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College Football on the Brink, Part 52,007: Big Ten Reportedly Postpones 2020 Season, Will Others Follow?

College Football Playoff Semifinal at the PlayStation Fiesta Bowl
Justin Fields, seen here waving goodbye to college football.
Photo by Christian Petersen/Getty Images

It was a bad weekend for those hoping to see college football played in 2020, with the MAC cancelling it’s season, and a handful of other programs individually opting out of this fall’s competition.

This week isn’t starting out any better. Multiple reports have the Big Ten set to announce by tomorrow that it too will not be playing college football this fall. Immediately, I guess that would mean that Michigan fans may just have to wait a little longer for Jim Harbaugh to find new ways to disappoint them, and that Justin Fields would likely turn pro with one fewer college football playoff wins to his credit than Jake Fromm.

But on to the more serious implications.

Will other conferences follow suit? No one really knows. The PAC-12 was already dealing with a player revolt over not only issues of virus safety but also racial and economic equity. It feels as if they won’t need much of an excuse to shut things down.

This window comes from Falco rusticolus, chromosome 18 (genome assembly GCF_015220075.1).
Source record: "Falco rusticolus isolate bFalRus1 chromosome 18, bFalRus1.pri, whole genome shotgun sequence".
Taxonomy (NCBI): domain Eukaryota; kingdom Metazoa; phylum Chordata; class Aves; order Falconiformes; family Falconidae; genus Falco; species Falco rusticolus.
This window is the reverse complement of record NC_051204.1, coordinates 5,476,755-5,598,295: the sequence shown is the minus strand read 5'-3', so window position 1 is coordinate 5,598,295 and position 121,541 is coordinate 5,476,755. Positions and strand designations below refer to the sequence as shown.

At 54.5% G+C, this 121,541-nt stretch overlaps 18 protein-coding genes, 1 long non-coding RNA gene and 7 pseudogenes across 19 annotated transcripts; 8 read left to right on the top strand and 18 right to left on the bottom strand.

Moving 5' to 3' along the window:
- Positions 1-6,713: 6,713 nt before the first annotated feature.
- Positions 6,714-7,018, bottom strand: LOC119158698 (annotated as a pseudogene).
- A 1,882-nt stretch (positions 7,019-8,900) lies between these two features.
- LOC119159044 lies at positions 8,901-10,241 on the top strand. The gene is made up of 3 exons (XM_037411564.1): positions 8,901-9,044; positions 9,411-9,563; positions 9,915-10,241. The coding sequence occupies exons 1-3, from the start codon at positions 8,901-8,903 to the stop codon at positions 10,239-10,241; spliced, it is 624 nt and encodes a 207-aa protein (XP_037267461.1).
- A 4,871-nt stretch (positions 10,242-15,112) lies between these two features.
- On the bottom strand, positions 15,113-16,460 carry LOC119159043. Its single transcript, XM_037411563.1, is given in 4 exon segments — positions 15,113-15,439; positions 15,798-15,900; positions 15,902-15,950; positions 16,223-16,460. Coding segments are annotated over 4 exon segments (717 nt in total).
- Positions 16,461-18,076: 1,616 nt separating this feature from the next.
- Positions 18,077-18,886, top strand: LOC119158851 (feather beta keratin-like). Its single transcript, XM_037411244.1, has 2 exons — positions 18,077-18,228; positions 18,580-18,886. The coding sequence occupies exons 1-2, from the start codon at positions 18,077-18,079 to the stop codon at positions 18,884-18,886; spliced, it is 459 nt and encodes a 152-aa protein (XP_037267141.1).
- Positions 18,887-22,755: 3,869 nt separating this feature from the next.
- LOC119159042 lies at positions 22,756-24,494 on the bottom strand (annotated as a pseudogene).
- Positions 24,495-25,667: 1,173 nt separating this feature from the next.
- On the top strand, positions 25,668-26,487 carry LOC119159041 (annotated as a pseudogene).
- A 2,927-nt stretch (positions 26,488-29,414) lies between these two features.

But the ACC and SEC each recently made very public scheduling announcements. An about face in the very near future would almost certainly have to come from university presidents, not the athletic officials who have been chugging along in preparation for a season. The whole point of going to conference-only scheduling was to prevent entanglement with the MAC and Big Ten (among others) if they shut down. I still think the odds of the SEC and ACC kicking it off are 50/50 at worst, though I also personally do not believe they’re able to complete a full ten game season. Basically, fans and networks are going to get enough football this year to forestall any ticket/TV deal refunds. Because that’s just business.

No conference wanted to be the first to throw up the white flag on 2020. But if additional dominos fall the question will shift to whether any league wants to be the last to do so. By delaying their season to September 26th the SEC has at least bought time to see both how the other Power 5 leagues move and what happens as students return to member schools’ campuses.

To be clear, that may just be postponing the inevitable. But the SEC has so far given no public indication that it won’t be playing football in about seven weeks. There’s a lot of time between now and then, and I’d expect league officials/ADs and likely University presidents to meet in response to any actual news out of the B1G. If nothing else the league needs to be able to explain why it’s not doing what its neighbors to the north are.

As has been the case for five months now, thisnis a developing story. We’ll be back with more info as we have it. Until then....

Go ‘Dawgs!!!!